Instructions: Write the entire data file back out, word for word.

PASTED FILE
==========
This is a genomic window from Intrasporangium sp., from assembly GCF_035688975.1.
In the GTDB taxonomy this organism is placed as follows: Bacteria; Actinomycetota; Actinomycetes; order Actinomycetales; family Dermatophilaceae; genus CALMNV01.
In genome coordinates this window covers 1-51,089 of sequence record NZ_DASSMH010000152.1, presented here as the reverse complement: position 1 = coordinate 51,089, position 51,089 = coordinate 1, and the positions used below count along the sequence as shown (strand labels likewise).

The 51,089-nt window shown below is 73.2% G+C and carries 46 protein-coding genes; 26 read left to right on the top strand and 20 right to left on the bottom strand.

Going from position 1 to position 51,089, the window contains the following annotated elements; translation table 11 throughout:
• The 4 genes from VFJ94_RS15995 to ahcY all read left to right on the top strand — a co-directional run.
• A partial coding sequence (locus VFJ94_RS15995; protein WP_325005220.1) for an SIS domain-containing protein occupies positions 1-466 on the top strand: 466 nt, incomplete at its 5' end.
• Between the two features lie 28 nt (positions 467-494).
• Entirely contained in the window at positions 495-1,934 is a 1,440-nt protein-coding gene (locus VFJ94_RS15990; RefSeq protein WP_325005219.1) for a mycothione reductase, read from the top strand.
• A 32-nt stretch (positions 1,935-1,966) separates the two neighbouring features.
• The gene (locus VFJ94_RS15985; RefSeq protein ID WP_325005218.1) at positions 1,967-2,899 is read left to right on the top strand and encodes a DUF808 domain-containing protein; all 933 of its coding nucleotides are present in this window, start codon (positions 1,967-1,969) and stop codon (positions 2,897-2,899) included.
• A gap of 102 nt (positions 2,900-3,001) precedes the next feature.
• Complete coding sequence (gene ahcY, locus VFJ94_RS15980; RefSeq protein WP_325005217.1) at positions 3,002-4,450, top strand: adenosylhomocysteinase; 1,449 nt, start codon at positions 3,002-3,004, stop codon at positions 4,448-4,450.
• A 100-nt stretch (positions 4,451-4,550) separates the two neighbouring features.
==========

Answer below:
This is a genomic window from Intrasporangium sp., from assembly GCF_035688975.1.
In the GTDB taxonomy this organism is placed as follows: Bacteria; Actinomycetota; Actinomycetes; order Actinomycetales; family Dermatophilaceae; genus CALMNV01.
In genome coordinates this window covers 1-51,089 of sequence record NZ_DASSMH010000152.1, presented here as the reverse complement: position 1 = coordinate 51,089, position 51,089 = coordinate 1, and the positions used below count along the sequence as shown (strand labels likewise).

The 51,089-nt window shown below is 73.2% G+C and carries 46 protein-coding genes; 26 read left to right on the top strand and 20 right to left on the bottom strand.

Going from position 1 to position 51,089, the window contains the following annotated elements; translation table 11 throughout:
• The 4 genes from VFJ94_RS15995 to ahcY all read left to right on the top strand — a co-directional run.
• A partial coding sequence (locus VFJ94_RS15995; protein WP_325005220.1) for an SIS domain-containing protein occupies positions 1-466 on the top strand: 466 nt, incomplete at its 5' end.
• Between the two features lie 28 nt (positions 467-494).
• Entirely contained in the window at positions 495-1,934 is a 1,440-nt protein-coding gene (locus VFJ94_RS15990; RefSeq protein WP_325005219.1) for a mycothione reductase, read from the top strand.
• A 32-nt stretch (positions 1,935-1,966) separates the two neighbouring features.
• The gene (locus VFJ94_RS15985; RefSeq protein ID WP_325005218.1) at positions 1,967-2,899 is read left to right on the top strand and encodes a DUF808 domain-containing protein; all 933 of its coding nucleotides are present in this window, start codon (positions 1,967-1,969) and stop codon (positions 2,897-2,899) included.
• A gap of 102 nt (positions 2,900-3,001) precedes the next feature.
• Complete coding sequence (gene ahcY, locus VFJ94_RS15980; RefSeq protein WP_325005217.1) at positions 3,002-4,450, top strand: adenosylhomocysteinase; 1,449 nt, start codon at positions 3,002-3,004, stop codon at positions 4,448-4,450.
• A 100-nt stretch (positions 4,451-4,550) separates the two neighbouring features.